Did you do that at other places you worked?
I always did as much as I could within my position and often went beyond my specific responsibilities. At Lespinasse it was a union hotel, so labor was a big issue I used to sneak in when it was closed and do prep, because I knew it had to be done. If anyone would have known, I probably would have gotten in trouble!
Is that advice you’d give to young chefs?
You have to start preparing to own a restaurant as soon as you can, if you ever want to do it. It’s never too early to take the mentality of an owner.
You did go back to New York to help open Per Se, right?
Yes, I worked there 16 months.
As a young chef working for Thomas Keller, how did you develop a style of your own? It seems like it would be very easy to stay in the Thomas Keller groove you could perfect that your entire life.
My biggest responsibility was trying to balance those two things. He requires you to develop your own style. He encourages that all the way down to chef de partie level. The menu changes every day, so everyone has a tremendous opportunity to try something, to make an impact, to do something different.
There’s no point in running a restaurant like that unless it constantly changes. My biggest responsibility as the chef there, I felt, was to make sure the restaurant kept evolving and moving forward in a way that was still within Thomas’ style and what people associate with the French Laundry. That’s a tough thing to balance.
Did you have in your head what you wanted to do at Benu while you were still at French Laundry?
A lot of it, toward the end. There were dishes I would think about and realize, “You know, this isn’t right for the French Laundry.” Or there were some ingredients I was inspired by and wanted to use, and I realized they weren’t right.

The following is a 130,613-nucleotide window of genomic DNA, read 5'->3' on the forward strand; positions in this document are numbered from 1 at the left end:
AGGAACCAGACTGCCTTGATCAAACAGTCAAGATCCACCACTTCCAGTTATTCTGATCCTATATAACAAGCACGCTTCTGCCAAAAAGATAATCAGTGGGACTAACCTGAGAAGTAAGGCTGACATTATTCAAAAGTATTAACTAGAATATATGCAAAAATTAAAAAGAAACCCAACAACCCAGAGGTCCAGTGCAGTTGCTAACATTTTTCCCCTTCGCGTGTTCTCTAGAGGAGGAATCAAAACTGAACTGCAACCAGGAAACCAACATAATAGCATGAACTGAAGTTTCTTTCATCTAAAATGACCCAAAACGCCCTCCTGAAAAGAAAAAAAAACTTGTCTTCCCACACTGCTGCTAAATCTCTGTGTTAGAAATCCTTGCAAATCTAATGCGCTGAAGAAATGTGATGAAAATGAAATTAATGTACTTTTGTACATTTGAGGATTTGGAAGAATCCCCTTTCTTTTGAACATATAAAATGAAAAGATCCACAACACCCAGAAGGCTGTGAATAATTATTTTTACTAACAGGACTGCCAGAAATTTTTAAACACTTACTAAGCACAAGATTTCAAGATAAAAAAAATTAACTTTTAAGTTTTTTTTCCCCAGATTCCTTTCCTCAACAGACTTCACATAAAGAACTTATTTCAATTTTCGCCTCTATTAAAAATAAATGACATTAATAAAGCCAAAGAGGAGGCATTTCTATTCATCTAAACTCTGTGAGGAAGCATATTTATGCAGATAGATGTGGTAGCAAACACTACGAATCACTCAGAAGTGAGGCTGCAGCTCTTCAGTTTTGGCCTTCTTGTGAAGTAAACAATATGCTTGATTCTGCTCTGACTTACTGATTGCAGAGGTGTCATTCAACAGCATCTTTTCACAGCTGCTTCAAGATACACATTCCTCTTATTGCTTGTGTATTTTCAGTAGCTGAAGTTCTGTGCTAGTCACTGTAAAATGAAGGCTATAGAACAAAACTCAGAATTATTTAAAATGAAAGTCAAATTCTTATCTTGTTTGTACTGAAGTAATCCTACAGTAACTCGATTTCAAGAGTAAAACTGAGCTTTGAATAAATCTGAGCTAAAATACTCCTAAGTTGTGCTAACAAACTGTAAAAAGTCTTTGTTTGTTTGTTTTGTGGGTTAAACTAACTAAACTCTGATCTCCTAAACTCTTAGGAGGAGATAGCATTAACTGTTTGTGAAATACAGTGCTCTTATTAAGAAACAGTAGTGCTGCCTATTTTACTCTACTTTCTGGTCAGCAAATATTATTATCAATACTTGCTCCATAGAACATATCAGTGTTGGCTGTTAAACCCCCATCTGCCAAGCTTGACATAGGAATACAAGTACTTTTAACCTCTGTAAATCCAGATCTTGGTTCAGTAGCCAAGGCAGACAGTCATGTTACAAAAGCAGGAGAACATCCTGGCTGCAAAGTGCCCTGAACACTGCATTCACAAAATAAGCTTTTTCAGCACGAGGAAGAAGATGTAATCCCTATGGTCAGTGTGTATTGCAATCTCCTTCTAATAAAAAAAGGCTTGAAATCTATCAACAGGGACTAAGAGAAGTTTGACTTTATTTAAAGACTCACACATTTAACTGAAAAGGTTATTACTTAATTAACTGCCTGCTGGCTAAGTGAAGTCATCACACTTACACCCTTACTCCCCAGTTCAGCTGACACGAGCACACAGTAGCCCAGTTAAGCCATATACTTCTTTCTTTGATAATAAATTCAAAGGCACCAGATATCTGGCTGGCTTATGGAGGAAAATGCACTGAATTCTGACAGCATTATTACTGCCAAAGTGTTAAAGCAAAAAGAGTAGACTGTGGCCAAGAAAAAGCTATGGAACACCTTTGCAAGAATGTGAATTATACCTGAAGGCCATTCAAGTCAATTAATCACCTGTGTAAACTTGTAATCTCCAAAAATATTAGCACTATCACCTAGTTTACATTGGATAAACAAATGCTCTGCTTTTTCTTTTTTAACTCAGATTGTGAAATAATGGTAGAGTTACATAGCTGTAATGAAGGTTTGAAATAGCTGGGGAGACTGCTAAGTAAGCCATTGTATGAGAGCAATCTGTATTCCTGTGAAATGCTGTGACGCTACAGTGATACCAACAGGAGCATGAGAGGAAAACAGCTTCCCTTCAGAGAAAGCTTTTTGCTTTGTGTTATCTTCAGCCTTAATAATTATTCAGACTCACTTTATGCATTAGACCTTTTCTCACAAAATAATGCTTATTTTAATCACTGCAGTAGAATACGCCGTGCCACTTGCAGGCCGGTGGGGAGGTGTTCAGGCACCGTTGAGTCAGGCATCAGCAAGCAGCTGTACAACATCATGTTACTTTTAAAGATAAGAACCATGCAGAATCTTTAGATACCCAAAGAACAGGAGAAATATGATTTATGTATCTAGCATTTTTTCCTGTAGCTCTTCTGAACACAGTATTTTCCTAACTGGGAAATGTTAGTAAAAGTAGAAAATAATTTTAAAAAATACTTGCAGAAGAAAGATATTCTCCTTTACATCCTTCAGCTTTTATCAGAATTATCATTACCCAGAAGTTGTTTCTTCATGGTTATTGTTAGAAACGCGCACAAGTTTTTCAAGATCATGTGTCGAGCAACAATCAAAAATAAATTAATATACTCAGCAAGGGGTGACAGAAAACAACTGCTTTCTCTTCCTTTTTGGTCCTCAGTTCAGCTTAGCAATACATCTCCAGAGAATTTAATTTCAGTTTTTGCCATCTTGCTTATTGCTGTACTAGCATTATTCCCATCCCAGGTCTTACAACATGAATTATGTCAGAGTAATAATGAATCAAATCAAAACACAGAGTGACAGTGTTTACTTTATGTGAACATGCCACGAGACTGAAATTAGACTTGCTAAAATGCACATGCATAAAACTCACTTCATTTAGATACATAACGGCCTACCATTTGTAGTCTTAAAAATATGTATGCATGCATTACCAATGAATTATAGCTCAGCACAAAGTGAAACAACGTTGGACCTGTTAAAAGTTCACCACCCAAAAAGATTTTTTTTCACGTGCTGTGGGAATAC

Was it an easy decision to leave?
No, it wasn’t. I started at 23 and I left at 31 I spent most of my 20s there. Thomas was, and continues to be, a great friend and so many of the important things in my life happened to me while I was working in his restaurant.
It seems like it was more of a family than a job.
Yeah, absolutely. There’s a connection to the people, the space, the building, the food. It becomes very personal.
Why did you take the direction you did with Benu?
When I first looked at the space, it was the day that Lehman Brothers went under, so it was probably the absolute worst time that a young chef could go out and try to raise money and open a restaurant.
Some chefs have told me they really like how a tasting menu lets them control the dining experience. Would you rather serve a tasting menu than a la carte?
Absolutely! There’s no question about that! When you have control of the entire menu, you can control the tasting, the portion size, the flavor combinations, the kind of dishes because you can offer a dish based on one or two flavors or one texture and it doesn’t have to be balanced in the way an a la carte dish does. It’s not about each dish having that balance, it’s about the sum of those dishes being balanced. When people order off the a la carte menu, it becomes difficult to control their experience.
I’m hearing the word “control” a lot.
Control is a huge part of any sensory experience, and dining is the ultimate sensory experience because you consume the things that you see and smell. If people are fast-forwarding and skipping around a movie, it’s a different experience than seeing a movie from start to finish. You need to control the sequence of the way that movie unfolds. Dining is similar. If you can control there’s that word again! - the sequence and the portion size and the timing, it is a very different experience.
When you’re cooking for people, what’s the reaction you want?
There are different priorities. First and foremost, that the food is wholesome. good-quality, nourishing food. That’s the most basic thing about eating anything, right? After that, it’s about tasting good. After that, if you’re interested, there are other layers to be found, whether it’s conceptual dishes, dishes that are humorous, nostalgic, surprising. Sometimes it’s all about design, sometimes it’s a single texture. There are all the other layers to be found if you’re interested.
I know you do get a lot of inspiration from your Korean background. Anyplace else you look to for inspiration?